Middle East Notes and Comment: Russia, the United States, and the Middle East
July 18, 2017
Included in this issue:
Russia, the United States, and the Middle East: Beneath overlapping U.S. and Russian tactical objectives in the Middle East, the strategic differences run deep.
Sana`a's Solar Revolution: Yemen's bloody civil war has had an unexpected outcome—a surge in solar power generation.
Turmoil in the GCC: The GCC that emerges from the current crisis will likely be a very different organization than the one that existed before it.
In Case You Missed It: Insights from recent CSIS Middle East Program events and publications, including on Iran's presidential elections and prospects for security cooperation in the Maghreb and Sahel.
In the Media: Commentary in the media by program experts on the crisis in the Gulf, Trump's Middle East doctrine, and impacts of the U.S.-Saudi arms deal felt in Yemen.
Russia, the United States, and the Middle East
By Jon B. Alterman
We don’t know much about what was said when U.S. President Donald Trump sat across from Russian President Vladimir Putin on the sidelines of the G20 summit on July 7, but we do know they talked a lot about the Middle East. By his own account, Trump told Putin, "There's so much killing in Syria. We got to solve Syria."
Russia has been playing a more active role in the Middle East in the last five years, and before committing to strategic cooperation with Russia, it is helpful to judge Russia’s objectives and strategies in the region.
It is easier to grasp Russian strategy by contrasting it with Chinese strategy. China has a large stake in the region’s trajectory, relying on the Middle East for more than 60 percent of its imported energy. China has an expanding economic footprint, as trade and investment increase and Chinese contractors grab a multi-billion dollar share of infrastructure projects. Despite its rising interests, China’s quite evident ambition is to expand its economic footprint without taking the expensive step of expanding its security footprint. China seeks to complement the U.S. security presence with its own economic presence, not diminish it. Widespread interest in Chinese goods and Chinese know-how mean China is often welcomed warmly by host governments.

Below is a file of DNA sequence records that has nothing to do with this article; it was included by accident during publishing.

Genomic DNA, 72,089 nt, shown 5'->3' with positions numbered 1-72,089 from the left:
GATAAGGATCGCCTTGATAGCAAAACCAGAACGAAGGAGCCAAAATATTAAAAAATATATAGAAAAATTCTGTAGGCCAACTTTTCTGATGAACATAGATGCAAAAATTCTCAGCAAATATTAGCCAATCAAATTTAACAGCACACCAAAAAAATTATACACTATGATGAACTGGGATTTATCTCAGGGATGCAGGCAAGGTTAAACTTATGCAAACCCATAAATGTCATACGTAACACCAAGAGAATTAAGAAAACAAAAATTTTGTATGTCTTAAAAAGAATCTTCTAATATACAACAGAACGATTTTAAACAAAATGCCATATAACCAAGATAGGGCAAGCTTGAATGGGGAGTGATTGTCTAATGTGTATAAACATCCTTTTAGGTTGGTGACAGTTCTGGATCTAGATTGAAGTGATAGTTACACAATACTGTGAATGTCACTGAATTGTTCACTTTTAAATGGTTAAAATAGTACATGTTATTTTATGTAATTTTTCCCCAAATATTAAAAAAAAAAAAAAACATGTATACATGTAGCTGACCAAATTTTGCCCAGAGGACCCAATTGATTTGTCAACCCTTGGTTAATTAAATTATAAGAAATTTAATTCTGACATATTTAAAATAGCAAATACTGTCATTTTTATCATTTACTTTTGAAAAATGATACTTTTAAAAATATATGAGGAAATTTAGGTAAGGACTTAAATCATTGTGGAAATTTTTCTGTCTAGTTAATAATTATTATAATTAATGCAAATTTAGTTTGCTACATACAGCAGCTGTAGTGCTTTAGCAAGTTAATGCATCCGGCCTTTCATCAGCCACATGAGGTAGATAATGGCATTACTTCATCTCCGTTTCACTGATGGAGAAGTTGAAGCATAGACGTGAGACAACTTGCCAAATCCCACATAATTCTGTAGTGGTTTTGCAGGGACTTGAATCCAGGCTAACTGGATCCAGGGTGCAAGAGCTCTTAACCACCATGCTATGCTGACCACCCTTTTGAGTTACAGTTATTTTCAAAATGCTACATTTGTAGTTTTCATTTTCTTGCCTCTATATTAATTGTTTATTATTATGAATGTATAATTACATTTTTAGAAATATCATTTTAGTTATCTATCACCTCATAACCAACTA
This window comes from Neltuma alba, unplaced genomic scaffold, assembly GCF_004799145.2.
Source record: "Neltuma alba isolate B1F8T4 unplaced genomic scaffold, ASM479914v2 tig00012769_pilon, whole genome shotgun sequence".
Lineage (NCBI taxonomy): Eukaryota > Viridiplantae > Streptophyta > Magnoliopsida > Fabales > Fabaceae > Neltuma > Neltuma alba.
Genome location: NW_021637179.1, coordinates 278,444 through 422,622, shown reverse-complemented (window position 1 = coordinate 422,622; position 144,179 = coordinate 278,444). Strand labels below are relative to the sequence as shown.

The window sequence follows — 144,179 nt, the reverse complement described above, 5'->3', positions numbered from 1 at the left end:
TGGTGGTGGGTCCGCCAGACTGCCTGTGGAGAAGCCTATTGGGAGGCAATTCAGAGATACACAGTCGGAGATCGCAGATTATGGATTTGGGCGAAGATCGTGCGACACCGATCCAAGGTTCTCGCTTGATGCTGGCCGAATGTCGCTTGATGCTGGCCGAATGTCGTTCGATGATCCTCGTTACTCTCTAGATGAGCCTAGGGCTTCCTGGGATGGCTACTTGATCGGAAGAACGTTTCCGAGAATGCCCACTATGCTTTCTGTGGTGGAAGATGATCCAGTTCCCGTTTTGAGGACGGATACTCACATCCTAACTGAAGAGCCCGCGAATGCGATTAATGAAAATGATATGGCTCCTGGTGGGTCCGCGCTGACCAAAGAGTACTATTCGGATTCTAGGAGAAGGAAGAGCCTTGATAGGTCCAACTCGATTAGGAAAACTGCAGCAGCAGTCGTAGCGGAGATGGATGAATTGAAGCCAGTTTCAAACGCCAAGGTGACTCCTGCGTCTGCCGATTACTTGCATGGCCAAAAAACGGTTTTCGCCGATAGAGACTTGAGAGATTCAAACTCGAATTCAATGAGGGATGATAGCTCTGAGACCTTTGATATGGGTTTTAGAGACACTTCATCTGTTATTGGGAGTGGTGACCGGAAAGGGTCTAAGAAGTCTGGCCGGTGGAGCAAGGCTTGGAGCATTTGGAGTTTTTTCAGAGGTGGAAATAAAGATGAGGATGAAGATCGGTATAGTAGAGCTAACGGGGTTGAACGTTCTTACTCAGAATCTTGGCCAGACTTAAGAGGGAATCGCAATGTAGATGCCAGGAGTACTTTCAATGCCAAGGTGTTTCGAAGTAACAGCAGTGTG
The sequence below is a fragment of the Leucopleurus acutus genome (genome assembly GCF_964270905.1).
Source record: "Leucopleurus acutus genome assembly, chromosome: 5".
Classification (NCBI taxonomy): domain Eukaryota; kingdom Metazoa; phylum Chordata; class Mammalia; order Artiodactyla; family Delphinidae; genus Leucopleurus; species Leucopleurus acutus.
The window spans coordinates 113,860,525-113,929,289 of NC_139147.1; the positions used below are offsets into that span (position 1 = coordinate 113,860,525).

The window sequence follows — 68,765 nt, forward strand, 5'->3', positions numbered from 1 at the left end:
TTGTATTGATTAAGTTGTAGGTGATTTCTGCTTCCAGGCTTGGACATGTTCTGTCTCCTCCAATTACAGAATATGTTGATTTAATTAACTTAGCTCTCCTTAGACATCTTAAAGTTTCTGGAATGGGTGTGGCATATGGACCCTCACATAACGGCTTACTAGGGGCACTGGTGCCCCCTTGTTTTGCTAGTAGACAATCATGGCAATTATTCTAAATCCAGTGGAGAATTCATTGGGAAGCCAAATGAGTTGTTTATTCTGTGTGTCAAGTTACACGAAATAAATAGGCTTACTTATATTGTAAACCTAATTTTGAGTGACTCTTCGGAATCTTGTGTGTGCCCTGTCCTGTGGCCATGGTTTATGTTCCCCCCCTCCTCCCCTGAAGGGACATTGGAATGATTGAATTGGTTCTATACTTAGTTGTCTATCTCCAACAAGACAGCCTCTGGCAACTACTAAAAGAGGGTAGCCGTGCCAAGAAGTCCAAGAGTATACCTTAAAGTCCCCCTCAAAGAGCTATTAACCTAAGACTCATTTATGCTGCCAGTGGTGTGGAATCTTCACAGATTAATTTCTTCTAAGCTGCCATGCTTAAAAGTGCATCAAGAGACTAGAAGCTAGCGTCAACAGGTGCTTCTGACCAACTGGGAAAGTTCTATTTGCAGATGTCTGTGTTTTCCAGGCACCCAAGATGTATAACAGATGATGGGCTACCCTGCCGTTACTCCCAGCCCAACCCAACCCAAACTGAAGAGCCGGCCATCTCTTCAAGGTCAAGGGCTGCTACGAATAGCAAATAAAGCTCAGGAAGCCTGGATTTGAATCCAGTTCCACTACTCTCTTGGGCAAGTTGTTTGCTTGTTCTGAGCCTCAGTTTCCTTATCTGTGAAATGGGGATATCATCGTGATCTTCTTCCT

By contrast, Russia’s footprint in the Middle East is mostly in the security field. Russia sells billions of dollars’ worth of weapons systems, but it has little trade or investment in non-military areas. It has sought to become the arms supplier of second resort, selling to countries such as Egypt and Algeria when the United States has refused. In contrast to China, which seeks explicitly to work alongside the United States, Russia’s efforts in the Middle East seem precisely designed to balance against U.S. security interests. Russia has bolstered the Syrian government after the Obama White House declared “Assad must go,” delivered sophisticated S-300 missiles to Iran, and deployed even more advanced S-400 missiles in Syria.
This is not to say that Russia is acting in the Middle East merely to oppose the United States. Russia has its own judgments about the threats that come from terrorist groups and the wisdom of bolstering autocratic regimes. But there is another important dynamic at work. Russia seems to see international relations as a zero-sum game. Seen through this prism, the more benefit that accrues to the United States, the worse it is for Russia, and the more hostility there is to the United States, the better it is for Russia.